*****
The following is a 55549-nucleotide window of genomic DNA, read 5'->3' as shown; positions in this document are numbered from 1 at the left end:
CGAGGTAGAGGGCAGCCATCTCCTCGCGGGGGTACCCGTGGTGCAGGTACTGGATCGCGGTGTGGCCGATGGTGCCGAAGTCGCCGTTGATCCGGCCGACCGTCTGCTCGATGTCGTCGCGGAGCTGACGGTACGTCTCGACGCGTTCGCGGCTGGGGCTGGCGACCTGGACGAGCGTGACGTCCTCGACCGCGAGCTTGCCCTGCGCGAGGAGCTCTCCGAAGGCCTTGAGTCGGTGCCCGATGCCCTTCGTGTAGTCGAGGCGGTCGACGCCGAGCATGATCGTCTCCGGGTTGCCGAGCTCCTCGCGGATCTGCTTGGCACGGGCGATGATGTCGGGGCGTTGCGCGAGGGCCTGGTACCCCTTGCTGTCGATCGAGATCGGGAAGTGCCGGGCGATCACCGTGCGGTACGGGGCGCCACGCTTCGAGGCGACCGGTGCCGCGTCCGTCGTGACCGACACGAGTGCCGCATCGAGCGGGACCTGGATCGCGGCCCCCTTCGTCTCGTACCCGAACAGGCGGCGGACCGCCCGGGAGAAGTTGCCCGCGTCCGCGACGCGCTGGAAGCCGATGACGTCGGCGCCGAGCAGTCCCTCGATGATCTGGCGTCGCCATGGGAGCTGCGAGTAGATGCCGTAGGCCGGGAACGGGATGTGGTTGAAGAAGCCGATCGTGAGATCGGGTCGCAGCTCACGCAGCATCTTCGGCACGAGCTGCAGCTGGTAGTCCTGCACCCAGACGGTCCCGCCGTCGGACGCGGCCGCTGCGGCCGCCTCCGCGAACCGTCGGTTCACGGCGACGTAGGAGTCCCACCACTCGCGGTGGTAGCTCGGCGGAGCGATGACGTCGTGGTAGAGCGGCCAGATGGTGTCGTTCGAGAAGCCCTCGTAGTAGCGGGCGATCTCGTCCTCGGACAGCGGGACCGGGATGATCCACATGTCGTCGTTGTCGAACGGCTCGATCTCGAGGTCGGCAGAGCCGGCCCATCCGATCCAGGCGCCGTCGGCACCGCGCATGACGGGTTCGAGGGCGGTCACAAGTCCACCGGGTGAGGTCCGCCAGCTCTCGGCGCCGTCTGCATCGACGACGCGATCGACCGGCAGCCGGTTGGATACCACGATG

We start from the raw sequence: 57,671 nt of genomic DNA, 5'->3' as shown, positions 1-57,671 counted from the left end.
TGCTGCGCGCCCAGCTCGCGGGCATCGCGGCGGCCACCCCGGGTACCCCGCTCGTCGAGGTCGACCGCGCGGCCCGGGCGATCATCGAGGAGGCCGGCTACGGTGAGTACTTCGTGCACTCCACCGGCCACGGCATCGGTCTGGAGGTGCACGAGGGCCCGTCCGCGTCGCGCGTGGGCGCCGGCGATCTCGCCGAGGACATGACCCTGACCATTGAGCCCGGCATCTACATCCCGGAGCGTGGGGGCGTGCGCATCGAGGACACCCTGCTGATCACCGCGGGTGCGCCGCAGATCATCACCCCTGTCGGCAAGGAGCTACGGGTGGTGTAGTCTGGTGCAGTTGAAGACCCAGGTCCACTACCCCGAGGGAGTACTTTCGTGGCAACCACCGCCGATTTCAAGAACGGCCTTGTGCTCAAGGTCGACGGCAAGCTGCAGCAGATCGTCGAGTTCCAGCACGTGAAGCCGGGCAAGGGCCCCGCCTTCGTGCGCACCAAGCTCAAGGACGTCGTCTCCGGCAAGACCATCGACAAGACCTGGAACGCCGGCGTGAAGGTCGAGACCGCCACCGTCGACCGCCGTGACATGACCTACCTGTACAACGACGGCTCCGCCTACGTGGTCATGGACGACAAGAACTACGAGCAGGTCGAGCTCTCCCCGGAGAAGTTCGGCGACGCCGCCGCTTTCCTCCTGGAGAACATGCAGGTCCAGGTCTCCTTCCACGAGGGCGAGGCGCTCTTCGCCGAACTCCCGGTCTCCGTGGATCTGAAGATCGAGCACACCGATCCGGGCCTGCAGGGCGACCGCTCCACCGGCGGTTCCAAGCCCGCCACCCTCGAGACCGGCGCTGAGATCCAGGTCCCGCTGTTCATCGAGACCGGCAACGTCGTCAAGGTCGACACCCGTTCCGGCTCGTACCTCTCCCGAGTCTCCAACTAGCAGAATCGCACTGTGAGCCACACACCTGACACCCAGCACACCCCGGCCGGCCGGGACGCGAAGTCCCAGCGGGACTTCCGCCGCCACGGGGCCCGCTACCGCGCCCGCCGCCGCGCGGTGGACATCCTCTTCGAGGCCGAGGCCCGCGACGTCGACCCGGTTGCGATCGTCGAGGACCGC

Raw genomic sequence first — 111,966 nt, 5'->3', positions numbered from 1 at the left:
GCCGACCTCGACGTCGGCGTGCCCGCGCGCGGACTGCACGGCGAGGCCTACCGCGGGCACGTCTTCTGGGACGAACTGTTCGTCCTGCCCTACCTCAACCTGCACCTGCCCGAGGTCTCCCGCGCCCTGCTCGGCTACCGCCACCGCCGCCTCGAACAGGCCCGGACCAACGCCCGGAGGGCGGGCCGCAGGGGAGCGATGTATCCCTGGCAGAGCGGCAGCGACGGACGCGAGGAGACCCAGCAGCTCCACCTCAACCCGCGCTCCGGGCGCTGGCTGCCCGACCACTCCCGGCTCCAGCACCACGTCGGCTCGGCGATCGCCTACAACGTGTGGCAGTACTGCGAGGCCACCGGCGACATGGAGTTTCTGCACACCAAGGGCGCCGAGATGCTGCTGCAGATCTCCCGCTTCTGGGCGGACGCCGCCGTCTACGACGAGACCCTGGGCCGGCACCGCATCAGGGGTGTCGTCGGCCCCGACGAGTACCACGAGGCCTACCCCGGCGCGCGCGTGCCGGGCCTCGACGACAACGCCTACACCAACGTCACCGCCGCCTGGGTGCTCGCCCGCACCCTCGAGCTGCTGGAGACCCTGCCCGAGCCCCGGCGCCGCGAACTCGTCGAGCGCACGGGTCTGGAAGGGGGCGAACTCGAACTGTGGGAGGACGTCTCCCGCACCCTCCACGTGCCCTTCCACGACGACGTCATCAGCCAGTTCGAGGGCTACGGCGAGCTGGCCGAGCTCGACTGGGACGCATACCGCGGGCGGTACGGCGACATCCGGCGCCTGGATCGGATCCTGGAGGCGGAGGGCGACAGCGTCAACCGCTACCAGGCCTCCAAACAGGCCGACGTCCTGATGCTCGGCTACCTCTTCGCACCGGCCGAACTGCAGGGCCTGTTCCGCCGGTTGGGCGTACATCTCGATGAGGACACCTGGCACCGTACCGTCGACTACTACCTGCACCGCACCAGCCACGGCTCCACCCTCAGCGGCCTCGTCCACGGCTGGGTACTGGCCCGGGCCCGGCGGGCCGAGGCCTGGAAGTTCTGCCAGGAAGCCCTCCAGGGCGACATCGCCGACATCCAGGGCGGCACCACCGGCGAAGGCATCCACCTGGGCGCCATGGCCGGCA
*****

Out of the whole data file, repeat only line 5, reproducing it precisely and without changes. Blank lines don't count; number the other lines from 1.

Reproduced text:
Raw genomic sequence first — 111,966 nt, 5'->3', positions numbered from 1 at the left: